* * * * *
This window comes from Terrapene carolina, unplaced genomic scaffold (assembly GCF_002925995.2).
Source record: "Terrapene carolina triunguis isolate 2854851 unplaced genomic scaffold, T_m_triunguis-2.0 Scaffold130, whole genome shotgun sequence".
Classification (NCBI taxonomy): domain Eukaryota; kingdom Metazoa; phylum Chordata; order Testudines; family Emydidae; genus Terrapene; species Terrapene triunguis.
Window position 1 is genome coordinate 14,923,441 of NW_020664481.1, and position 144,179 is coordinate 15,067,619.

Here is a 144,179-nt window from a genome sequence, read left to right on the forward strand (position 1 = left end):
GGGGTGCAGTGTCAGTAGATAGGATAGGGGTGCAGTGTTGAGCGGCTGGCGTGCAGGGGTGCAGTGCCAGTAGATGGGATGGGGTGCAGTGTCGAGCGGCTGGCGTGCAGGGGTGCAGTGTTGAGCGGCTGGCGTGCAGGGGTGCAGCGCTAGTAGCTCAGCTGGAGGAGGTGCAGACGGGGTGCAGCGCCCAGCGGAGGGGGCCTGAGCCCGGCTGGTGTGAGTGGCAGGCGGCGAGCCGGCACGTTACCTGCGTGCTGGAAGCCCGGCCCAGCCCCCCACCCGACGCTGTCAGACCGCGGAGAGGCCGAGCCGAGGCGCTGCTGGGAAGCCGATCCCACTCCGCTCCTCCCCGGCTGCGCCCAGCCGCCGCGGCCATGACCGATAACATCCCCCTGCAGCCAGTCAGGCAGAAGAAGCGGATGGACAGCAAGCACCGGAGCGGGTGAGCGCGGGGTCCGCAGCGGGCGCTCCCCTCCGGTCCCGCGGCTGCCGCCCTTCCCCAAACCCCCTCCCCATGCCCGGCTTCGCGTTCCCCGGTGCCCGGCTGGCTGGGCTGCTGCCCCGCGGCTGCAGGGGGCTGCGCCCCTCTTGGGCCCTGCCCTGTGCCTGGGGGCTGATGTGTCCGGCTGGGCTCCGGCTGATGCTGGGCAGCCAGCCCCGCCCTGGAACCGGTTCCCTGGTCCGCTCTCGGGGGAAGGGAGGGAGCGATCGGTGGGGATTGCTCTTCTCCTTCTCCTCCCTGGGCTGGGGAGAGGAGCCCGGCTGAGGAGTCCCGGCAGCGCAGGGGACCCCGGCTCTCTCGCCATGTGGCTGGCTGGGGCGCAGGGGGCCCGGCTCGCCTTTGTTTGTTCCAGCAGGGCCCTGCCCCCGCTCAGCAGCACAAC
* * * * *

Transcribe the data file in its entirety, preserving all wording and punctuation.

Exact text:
This window comes from Terrapene carolina, unplaced genomic scaffold (assembly GCF_002925995.2).
Source record: "Terrapene carolina triunguis isolate 2854851 unplaced genomic scaffold, T_m_triunguis-2.0 Scaffold130, whole genome shotgun sequence".
Classification (NCBI taxonomy): domain Eukaryota; kingdom Metazoa; phylum Chordata; order Testudines; family Emydidae; genus Terrapene; species Terrapene triunguis.
Window position 1 is genome coordinate 14,923,441 of NW_020664481.1, and position 144,179 is coordinate 15,067,619.

Here is a 144,179-nt window from a genome sequence, read left to right on the forward strand (position 1 = left end):
GGGGTGCAGTGTCAGTAGATAGGATAGGGGTGCAGTGTTGAGCGGCTGGCGTGCAGGGGTGCAGTGCCAGTAGATGGGATGGGGTGCAGTGTCGAGCGGCTGGCGTGCAGGGGTGCAGTGTTGAGCGGCTGGCGTGCAGGGGTGCAGCGCTAGTAGCTCAGCTGGAGGAGGTGCAGACGGGGTGCAGCGCCCAGCGGAGGGGGCCTGAGCCCGGCTGGTGTGAGTGGCAGGCGGCGAGCCGGCACGTTACCTGCGTGCTGGAAGCCCGGCCCAGCCCCCCACCCGACGCTGTCAGACCGCGGAGAGGCCGAGCCGAGGCGCTGCTGGGAAGCCGATCCCACTCCGCTCCTCCCCGGCTGCGCCCAGCCGCCGCGGCCATGACCGATAACATCCCCCTGCAGCCAGTCAGGCAGAAGAAGCGGATGGACAGCAAGCACCGGAGCGGGTGAGCGCGGGGTCCGCAGCGGGCGCTCCCCTCCGGTCCCGCGGCTGCCGCCCTTCCCCAAACCCCCTCCCCATGCCCGGCTTCGCGTTCCCCGGTGCCCGGCTGGCTGGGCTGCTGCCCCGCGGCTGCAGGGGGCTGCGCCCCTCTTGGGCCCTGCCCTGTGCCTGGGGGCTGATGTGTCCGGCTGGGCTCCGGCTGATGCTGGGCAGCCAGCCCCGCCCTGGAACCGGTTCCCTGGTCCGCTCTCGGGGGAAGGGAGGGAGCGATCGGTGGGGATTGCTCTTCTCCTTCTCCTCCCTGGGCTGGGGAGAGGAGCCCGGCTGAGGAGTCCCGGCAGCGCAGGGGACCCCGGCTCTCTCGCCATGTGGCTGGCTGGGGCGCAGGGGGCCCGGCTCGCCTTTGTTTGTTCCAGCAGGGCCCTGCCCCCGCTCAGCAGCACAAC